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Nuclear Swan Song

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Sandy Lawrence's picture
retired MD, I write and lecture on energy, climate, grid, and epidemiology

I post almost daily on science topics, dealing with energy systems, the climate system, the electric grid and epidemiology. Background is in academic medicine, but I have also been teaching in...

  • Member since 2021
  • 40 items added with 6,842 views
  • Mar 14, 2023

CanaryMedia: "Georgia's big new nuclear reactors could be the last built in the US" Vogtle 3 is one of a pair of 1,100-megawatt nuclear reactors nearing end of construction in the state of Georgia. Vogtle 1 + 2 have been in operation for several decades, but the two new reactors Vogtle 3 + 4 are arriving 6 yrs overdue + will cost utility customer well north of $30 billion, more than double the original $14 billion projected. And we as taxpayers are footing the bill for the Department of Energy’s Loan Programs Office [which] provided about $12 billion in loan guarantees to help complete the project against a backdrop of spending freezes and lawsuits. "The Vogtle expansion entails installing two AP1000 pressurized-water reactors from Westinghouse — the first deployment of that model in the U.S." China already has 4 of these in operation + four more under construction. For the U.S. these may be the last 2 big reactors ever built for a long time, if ever. The industry is turning its attention to 'small modular reactors (SMRs) under development [which] face a raft of economic, regulatory, technological and temporal risks.' The advanced reactor closest to market in the U.S. is being developed by NuScale, which has a nonbinding agreement to build a first-of-its-kind SMR project in Idaho. "Company has already raised its projected power cost from $58 per megawatt-hour to $89, even though it’s still years away from even beginning construction." This translates to 5.8¢ per kWh ramping up to 8.9¢ per kWh. Contrast that to the current retail residential electricity rate of about 15¢ per kWh. Would somebody please explain to me how NuScale anticipates bidding into a competitive electricity market where new solar + wind projects are already bidding in at 2-3¢ per kWh? The only possible answer is ongoing state + federal subsidies. #nuclearenergy  #climatechange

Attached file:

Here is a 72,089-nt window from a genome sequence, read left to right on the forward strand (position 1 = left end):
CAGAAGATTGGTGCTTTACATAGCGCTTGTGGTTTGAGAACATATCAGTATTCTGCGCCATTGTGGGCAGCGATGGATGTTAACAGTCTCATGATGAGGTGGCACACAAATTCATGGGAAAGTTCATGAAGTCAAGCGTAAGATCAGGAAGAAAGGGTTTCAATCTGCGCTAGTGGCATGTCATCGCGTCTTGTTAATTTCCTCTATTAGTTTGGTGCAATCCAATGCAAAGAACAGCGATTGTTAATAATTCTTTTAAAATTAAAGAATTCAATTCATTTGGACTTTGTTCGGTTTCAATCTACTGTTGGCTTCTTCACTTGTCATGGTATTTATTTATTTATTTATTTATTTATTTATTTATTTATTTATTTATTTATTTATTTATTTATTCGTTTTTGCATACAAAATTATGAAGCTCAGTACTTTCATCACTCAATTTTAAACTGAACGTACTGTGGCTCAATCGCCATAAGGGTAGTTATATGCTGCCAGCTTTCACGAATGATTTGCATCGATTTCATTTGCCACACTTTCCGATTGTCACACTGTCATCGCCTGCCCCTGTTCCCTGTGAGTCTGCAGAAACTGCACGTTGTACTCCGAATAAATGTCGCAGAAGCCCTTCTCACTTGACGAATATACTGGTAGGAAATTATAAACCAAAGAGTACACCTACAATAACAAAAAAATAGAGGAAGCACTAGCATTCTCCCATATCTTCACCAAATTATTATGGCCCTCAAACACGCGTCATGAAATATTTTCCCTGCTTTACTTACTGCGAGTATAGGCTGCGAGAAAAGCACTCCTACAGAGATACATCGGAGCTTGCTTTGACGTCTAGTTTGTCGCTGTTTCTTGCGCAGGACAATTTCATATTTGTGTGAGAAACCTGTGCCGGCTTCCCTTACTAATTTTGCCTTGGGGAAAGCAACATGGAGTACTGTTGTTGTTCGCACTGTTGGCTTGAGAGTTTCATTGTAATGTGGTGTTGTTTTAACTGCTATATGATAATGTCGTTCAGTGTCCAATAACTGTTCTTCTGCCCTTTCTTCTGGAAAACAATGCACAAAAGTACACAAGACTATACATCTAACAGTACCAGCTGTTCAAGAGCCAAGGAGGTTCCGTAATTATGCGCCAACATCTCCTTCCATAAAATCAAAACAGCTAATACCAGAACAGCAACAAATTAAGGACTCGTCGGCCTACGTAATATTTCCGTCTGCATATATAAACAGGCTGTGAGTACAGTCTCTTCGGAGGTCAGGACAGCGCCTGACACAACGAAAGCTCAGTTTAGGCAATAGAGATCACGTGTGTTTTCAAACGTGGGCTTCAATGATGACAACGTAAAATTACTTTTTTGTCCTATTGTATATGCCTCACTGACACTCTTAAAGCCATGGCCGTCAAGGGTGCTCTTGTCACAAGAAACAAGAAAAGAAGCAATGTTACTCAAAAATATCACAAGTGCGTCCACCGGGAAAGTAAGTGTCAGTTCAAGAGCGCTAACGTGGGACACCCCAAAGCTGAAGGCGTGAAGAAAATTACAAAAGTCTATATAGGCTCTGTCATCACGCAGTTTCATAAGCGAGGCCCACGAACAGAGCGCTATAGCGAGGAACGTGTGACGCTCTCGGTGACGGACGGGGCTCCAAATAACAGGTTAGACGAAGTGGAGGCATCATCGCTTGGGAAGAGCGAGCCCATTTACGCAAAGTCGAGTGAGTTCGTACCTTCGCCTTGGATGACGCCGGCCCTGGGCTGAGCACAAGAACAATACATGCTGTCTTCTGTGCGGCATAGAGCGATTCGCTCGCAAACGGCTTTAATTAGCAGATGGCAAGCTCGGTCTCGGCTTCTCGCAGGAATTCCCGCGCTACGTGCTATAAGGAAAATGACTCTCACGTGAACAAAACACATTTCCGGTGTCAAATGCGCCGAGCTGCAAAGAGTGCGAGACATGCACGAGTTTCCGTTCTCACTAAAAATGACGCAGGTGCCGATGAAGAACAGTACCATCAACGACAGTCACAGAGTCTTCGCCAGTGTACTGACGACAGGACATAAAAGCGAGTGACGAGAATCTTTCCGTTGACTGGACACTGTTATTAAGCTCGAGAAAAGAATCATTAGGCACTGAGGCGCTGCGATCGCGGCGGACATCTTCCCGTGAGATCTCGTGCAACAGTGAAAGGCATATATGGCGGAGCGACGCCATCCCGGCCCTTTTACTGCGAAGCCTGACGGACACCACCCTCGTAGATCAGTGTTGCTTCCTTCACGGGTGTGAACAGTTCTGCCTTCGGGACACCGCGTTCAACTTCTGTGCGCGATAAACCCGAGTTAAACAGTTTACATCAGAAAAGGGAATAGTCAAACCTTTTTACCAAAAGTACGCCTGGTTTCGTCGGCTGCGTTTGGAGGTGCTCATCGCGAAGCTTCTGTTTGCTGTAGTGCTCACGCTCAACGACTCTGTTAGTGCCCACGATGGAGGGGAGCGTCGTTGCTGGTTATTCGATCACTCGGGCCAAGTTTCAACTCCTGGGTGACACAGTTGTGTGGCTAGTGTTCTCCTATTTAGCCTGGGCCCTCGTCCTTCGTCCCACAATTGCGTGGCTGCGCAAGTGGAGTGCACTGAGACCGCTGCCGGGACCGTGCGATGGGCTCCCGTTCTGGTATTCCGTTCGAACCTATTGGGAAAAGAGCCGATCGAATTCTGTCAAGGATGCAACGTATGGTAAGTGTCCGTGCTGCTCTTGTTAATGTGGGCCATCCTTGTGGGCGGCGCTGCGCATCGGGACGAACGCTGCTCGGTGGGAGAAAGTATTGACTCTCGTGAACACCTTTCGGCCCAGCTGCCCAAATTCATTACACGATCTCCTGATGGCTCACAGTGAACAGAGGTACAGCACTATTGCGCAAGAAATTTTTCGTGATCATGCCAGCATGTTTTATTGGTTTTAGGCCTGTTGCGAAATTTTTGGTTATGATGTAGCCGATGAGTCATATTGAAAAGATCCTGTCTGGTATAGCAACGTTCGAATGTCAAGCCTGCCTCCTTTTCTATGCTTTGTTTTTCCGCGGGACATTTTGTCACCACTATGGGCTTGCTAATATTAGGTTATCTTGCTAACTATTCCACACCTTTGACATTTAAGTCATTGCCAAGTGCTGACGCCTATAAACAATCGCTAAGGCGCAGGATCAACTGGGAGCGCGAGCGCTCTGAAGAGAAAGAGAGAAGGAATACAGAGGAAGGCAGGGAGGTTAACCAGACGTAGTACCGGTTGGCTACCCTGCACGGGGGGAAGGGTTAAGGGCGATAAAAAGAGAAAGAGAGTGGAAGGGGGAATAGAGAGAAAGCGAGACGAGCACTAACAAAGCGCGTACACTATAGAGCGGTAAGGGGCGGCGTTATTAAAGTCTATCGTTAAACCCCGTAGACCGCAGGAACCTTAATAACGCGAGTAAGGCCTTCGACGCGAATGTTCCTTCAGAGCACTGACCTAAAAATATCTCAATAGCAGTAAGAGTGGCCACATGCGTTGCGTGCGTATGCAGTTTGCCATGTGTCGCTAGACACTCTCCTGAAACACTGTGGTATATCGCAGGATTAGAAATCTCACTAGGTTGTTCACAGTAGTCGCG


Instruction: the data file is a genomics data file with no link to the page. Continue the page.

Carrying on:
Mark Silverstone's picture
Mark Silverstone on Mar 15, 2023

Thanks for this update. It looks like Vogtle 3 may soon start generating power. But, in answer to your question about how SMRs will compete,  it beats me!

I suppose they think SMRs will roll off the assembly line and be cheaper. I think the real answer may be to fill niche market needs where solar and wind are not practical locally and connection to other sources is not affordable. Alaska maybe? Siberia?

Julian Silk's picture
Julian Silk on Mar 15, 2023

There is an obvious answer to this question - SMRs will be subsidized so they can compete.

Jim Stack's picture
Jim Stack on Mar 15, 2023

Thanks for the updated FACTS. The price of wind and solar are impossicle to beat. When you add in the no pollution orxwater use it is a miracle. New battery storage also keeps getting better with new chemistries bring the cost down even more. The future is very bright. 

Sandy Lawrence's picture
Sandy Lawrence on Mar 15, 2023

Some of the new battery chemistries are very interesting. Scientists at Lawrence Berkeley National Laboratory (Berkeley Lab) have developed a conductive polymer coating — called HOS-PFM — that could enable longer lasting, more powerful lithium-ion batteries for electric vehicles. Contemporary Amperex Technology Co Ltd (CATL) sparked the interest of the battery industry in July 2021 when it unveiled its first-generation sodium-ion (Na-ion) cells. The Li-Fe-phosphate batteries installed in a guest house on our property for backup in case of grid outage are interesting as they contain zero cobalt. Tons of research in this arena.

Sandy Lawrence's picture
Thank Sandy for the Post!
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